Mini Reviews: Get Bit, Love Letter

I played two new games last night, Get Bit and Love Letter. Both are small games, so here are some mini reviews.

Get Bit

What

Sets of cards numbered 1-7, dismemberable figures, 1 shark (similar but not identical to a LEGO shark). This was the Mayday Games version that came in a nice tin. Even though it’s small, it could be made even more portable. You could really play this game with just about anything sitting around, and some cards numbered 1-7. But the little figures can be part of the draw.

How

Line the figures up. Each turn, everyone plays a card simultaneously. In order of lowest to highest card, move to the front of the line. Unless two or more people tie, then they don’t move.┬áIf you have only two cards left, return them to your hand. The person at the back loses a limb, but picks up all his cards and moves to the front. Lose 4 limbs and you’re out. When all but two are our, the person in the lead wins.

Good

Fun theme. Interesting bluffing and deduction.

Bad

Player elimination.

Overall

I would play again. There’s interesting strategy trying to out guess your opponents, especially with people returning cards to their hand at different times. And the entire order can change at any time, so you don’t ever feel safe or in too much danger. My only gripe is that with lots of players, you might be sitting out for 5-10 minutes until the game ends. But this game includes the kind of risks I can enjoy taking.

Love Letter

What

Deck of cards numbered 1-8, with 5x 1; 2x 2, 3, 4,and 5; and 1x 6, 7, and 8. Counters for scoring over the total match. We played AEG’s Tempest themed version that came with the deluxe velvet embroidered bag. While nice, the bag doubles the size of the game, so skip it if looking for maximum portability. They also could have used 2-sided cards that rotate to track score instead of cubes. but not a big deal.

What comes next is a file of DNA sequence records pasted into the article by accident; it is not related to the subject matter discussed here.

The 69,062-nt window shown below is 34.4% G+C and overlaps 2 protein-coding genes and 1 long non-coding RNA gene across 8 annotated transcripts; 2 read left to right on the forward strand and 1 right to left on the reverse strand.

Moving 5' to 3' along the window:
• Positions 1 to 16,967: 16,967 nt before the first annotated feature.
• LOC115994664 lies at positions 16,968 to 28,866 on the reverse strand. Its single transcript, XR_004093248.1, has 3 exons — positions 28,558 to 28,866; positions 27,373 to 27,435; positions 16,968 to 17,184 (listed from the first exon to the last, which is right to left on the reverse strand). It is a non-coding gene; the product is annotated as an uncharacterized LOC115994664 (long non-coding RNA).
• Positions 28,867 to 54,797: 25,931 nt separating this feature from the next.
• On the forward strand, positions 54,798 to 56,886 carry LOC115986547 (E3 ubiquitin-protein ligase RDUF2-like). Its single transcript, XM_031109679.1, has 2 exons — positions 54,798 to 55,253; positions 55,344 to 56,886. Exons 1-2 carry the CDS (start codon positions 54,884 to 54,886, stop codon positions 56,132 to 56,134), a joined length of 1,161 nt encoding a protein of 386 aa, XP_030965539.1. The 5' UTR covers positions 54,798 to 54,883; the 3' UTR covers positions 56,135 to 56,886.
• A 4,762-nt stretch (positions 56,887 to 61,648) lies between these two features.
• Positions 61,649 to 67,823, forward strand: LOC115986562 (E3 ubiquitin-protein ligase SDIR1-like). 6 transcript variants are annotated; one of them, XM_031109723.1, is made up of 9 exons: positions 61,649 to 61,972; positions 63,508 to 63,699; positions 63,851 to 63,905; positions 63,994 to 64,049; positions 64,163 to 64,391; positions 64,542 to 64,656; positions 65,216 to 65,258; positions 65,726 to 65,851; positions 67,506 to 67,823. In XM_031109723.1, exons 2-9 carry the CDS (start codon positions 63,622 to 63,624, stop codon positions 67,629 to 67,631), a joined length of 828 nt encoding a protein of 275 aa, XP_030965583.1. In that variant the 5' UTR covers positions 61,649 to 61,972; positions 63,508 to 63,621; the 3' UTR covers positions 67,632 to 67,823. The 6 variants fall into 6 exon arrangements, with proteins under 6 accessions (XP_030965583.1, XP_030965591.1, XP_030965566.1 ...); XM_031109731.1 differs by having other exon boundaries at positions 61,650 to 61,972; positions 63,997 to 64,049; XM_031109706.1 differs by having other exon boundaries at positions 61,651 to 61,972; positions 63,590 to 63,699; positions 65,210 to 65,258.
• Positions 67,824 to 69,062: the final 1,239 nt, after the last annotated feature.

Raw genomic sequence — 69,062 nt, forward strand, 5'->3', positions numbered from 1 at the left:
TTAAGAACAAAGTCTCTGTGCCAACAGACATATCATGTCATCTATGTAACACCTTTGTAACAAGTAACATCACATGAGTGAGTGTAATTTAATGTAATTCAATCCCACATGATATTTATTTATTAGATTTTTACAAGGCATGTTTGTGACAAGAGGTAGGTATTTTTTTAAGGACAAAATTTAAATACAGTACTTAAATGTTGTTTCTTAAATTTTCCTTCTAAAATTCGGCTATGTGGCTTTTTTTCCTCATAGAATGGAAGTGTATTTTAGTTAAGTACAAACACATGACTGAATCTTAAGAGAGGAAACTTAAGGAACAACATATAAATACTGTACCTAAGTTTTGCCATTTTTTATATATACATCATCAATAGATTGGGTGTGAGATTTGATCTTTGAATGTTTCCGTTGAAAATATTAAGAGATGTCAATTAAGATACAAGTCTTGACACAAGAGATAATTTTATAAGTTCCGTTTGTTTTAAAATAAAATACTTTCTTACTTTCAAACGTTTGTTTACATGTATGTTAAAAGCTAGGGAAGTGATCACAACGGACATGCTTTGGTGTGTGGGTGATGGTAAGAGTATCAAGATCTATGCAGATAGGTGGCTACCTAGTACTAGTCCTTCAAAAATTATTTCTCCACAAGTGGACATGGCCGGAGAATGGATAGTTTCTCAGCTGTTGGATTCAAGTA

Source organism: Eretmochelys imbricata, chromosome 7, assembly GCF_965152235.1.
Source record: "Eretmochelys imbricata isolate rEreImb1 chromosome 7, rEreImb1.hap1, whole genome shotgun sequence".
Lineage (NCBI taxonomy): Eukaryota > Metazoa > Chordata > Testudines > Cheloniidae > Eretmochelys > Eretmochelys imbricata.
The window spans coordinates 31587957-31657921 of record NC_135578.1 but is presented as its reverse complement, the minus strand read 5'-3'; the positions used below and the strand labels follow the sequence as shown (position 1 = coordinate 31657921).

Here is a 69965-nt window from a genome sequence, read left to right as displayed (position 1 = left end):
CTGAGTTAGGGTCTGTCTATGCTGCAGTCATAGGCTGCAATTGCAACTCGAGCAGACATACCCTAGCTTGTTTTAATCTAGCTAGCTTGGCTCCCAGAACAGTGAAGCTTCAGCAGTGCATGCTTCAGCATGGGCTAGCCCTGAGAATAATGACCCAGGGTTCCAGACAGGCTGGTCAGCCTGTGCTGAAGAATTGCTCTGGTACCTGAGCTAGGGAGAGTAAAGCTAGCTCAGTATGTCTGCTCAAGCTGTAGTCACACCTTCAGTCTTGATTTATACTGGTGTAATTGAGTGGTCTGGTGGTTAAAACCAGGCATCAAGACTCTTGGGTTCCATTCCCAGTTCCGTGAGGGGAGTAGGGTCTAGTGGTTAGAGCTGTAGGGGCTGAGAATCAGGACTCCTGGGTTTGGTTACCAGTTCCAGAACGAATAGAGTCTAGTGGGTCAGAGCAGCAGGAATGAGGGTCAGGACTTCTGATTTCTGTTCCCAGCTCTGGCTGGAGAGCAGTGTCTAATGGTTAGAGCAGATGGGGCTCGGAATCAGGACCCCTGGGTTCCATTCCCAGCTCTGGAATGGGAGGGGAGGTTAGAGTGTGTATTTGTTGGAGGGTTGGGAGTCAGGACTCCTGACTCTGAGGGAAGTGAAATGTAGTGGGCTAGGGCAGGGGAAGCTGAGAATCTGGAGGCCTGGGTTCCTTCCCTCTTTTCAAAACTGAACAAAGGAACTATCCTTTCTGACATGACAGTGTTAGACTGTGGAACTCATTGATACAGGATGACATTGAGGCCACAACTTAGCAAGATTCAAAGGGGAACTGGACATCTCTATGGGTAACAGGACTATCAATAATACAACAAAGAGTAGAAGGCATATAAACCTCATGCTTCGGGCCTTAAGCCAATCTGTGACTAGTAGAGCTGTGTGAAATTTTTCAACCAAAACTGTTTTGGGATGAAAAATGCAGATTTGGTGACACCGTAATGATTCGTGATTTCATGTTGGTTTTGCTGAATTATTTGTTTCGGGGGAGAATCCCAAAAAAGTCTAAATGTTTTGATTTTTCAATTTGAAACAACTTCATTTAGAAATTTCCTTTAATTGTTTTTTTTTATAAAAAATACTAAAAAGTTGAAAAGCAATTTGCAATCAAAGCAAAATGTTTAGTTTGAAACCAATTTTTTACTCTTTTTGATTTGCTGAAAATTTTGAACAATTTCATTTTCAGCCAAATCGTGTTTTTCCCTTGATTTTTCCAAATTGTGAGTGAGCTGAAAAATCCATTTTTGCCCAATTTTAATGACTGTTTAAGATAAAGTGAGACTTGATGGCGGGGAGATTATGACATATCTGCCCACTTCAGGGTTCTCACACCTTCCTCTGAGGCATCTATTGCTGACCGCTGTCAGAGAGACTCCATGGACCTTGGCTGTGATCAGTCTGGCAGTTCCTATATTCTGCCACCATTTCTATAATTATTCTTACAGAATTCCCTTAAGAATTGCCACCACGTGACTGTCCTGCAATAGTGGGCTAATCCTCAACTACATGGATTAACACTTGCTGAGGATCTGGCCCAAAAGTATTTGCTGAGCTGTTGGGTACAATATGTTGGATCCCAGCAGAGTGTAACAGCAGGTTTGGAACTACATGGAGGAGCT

How

Shuffle the cards and remove one hidden from the deck. Reveal 3 if playing with 2 to reveal more information. On your turn, draw a card and play a card. Each card has an ability, such as Guard (value 1) that lets you try to guess another player’s card. If you do correctly, they are out of the game. Other abilities include protection for a round, swapping cards, seeing cards, and comparing cards. Some of the higher cards force you to play them depending on the other card in your hand, and the Princess (8) makes you lose if you ever discard it. The last player standing wins the game. You play multiple games, and the first player to win some number wins the match.

Good

Good elements of deduction. Simple and elegant design.

Bad

Heavily luck dependent.

Overall

I was initially skeptical of the game based on reading about it. It was better than I expected, but it still doesn’t feel like much of a “game” to me. It does a good job of hiding some of the forced “choices”, and usually still gives you something to think about on your turn, like who to interact with and what card they might have. I’d like to see what would happen if you had more control over your hand, which makes me think I would like Coup. For someone looking for a quick, light bluffing game this is a good fit, and it’s something you can get just about anyone to play.

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  1. Game-like Playable Activities | Oakleaf Games

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